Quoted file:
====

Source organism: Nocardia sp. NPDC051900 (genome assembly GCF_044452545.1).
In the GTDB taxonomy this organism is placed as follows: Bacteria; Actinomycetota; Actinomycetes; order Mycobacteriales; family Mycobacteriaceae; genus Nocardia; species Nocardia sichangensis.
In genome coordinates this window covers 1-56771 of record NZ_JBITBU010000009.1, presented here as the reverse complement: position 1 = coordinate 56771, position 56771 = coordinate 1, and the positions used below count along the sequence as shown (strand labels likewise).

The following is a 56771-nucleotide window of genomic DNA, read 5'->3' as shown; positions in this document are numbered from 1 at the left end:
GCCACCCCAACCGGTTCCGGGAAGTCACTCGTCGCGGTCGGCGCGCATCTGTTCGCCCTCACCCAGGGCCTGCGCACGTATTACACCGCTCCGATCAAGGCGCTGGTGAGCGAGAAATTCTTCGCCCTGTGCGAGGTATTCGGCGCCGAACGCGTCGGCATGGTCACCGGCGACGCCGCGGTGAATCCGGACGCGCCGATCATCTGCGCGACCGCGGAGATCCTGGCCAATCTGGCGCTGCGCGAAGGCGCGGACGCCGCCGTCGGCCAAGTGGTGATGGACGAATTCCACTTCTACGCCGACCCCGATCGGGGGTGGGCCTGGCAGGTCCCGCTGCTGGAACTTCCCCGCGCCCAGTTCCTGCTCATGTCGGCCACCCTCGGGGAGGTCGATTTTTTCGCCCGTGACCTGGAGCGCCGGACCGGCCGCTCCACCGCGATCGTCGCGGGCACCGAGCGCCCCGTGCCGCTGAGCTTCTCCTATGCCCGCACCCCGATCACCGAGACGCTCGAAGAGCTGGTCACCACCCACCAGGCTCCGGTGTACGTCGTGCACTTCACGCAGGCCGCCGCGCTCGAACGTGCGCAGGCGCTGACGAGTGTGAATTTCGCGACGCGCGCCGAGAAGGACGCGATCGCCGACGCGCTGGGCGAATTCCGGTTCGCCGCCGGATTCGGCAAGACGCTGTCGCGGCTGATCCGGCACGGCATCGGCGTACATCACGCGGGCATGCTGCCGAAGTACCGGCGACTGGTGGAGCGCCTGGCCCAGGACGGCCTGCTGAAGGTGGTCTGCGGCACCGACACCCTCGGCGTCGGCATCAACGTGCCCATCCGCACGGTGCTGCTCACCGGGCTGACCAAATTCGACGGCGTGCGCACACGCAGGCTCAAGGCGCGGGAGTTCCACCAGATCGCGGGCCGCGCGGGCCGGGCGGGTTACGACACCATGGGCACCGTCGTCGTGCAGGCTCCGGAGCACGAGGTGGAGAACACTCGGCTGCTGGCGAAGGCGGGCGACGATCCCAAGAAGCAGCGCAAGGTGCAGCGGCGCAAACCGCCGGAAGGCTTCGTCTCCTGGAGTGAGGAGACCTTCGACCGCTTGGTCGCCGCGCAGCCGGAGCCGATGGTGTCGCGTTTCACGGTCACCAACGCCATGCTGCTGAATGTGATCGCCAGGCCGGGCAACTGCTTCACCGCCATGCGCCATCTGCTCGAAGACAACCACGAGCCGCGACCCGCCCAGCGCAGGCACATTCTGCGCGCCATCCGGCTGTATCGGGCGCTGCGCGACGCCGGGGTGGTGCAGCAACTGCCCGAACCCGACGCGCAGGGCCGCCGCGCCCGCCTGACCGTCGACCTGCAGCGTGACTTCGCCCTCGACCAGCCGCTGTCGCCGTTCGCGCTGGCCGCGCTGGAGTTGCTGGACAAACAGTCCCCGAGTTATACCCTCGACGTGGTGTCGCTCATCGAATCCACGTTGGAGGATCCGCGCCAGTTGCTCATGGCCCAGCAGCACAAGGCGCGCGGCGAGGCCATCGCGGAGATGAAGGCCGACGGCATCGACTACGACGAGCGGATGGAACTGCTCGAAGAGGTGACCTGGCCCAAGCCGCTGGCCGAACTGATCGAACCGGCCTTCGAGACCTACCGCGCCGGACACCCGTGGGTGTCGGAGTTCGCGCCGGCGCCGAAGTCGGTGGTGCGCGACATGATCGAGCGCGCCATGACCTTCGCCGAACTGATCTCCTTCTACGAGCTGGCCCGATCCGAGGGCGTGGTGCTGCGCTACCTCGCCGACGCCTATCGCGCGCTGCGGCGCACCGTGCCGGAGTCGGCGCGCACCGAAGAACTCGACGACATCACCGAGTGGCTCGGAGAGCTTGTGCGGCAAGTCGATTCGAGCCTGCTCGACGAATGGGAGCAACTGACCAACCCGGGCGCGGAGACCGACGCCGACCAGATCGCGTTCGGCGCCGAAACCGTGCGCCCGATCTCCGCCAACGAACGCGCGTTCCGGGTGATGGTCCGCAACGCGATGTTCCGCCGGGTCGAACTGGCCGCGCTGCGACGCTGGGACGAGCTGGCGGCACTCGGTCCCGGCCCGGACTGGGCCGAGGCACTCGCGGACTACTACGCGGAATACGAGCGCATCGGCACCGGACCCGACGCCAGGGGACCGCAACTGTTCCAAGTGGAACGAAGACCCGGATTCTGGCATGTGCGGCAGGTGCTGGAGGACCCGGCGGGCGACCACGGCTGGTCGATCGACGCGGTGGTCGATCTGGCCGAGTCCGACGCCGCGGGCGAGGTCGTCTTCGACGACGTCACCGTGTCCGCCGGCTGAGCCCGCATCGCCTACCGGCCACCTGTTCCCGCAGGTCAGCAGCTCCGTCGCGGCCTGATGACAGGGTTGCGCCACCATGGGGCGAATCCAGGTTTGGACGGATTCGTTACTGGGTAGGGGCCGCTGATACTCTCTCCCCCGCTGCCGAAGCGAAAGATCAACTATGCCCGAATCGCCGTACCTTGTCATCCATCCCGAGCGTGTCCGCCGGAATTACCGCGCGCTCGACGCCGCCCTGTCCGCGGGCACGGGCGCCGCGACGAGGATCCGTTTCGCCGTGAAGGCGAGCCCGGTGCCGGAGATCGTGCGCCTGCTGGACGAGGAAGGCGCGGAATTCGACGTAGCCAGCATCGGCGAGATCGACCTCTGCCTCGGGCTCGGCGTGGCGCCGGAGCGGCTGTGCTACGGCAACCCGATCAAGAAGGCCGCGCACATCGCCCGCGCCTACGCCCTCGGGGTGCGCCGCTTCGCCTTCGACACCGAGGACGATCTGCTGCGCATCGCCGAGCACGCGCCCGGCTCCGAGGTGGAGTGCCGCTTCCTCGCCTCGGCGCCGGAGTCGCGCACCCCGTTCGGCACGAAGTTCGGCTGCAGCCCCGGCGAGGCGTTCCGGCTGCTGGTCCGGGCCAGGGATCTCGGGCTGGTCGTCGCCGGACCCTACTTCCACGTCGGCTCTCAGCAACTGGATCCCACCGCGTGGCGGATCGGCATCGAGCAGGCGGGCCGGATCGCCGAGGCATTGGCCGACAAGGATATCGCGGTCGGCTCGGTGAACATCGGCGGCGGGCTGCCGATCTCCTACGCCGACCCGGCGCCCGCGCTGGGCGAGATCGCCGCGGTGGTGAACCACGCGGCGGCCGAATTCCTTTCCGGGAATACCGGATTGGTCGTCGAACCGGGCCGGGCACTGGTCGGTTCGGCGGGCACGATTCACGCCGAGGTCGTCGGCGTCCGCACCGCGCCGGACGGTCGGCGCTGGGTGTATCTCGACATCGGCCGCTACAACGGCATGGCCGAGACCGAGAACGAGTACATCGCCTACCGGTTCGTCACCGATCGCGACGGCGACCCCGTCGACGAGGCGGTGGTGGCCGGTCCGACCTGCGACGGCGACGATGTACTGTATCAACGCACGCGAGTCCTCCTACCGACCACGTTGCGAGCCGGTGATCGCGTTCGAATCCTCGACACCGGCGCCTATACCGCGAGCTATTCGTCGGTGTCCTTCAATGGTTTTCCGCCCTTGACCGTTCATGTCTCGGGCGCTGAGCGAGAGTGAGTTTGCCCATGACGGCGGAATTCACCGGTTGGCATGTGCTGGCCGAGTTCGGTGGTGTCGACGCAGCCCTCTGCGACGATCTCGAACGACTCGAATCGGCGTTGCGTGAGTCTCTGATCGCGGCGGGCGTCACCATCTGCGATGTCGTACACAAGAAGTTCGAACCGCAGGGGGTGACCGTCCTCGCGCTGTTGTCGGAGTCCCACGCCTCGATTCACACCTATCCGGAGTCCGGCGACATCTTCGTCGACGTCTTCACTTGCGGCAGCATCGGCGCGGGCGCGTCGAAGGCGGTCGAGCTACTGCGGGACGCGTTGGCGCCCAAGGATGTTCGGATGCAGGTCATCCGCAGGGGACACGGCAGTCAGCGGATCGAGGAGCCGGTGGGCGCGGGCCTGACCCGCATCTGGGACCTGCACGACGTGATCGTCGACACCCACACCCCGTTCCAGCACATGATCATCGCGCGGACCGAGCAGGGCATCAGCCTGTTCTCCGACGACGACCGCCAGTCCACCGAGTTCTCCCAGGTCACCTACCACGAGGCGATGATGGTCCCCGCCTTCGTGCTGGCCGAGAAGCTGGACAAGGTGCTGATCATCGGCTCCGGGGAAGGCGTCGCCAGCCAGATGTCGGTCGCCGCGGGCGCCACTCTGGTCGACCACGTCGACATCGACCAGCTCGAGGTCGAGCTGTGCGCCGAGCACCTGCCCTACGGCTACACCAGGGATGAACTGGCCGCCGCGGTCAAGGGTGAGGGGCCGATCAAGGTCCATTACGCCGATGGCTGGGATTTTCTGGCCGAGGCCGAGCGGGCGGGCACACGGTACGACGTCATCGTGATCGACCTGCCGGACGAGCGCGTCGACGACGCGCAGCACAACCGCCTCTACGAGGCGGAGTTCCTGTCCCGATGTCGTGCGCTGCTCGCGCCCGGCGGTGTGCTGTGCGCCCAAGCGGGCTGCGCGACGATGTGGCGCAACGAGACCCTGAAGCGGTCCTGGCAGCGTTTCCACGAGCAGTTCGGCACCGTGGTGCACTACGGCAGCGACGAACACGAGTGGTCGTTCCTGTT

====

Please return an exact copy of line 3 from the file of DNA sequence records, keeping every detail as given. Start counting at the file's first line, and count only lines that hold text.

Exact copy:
In genome coordinates this window covers 1-56771 of record NZ_JBITBU010000009.1, presented here as the reverse complement: position 1 = coordinate 56771, position 56771 = coordinate 1, and the positions used below count along the sequence as shown (strand labels likewise).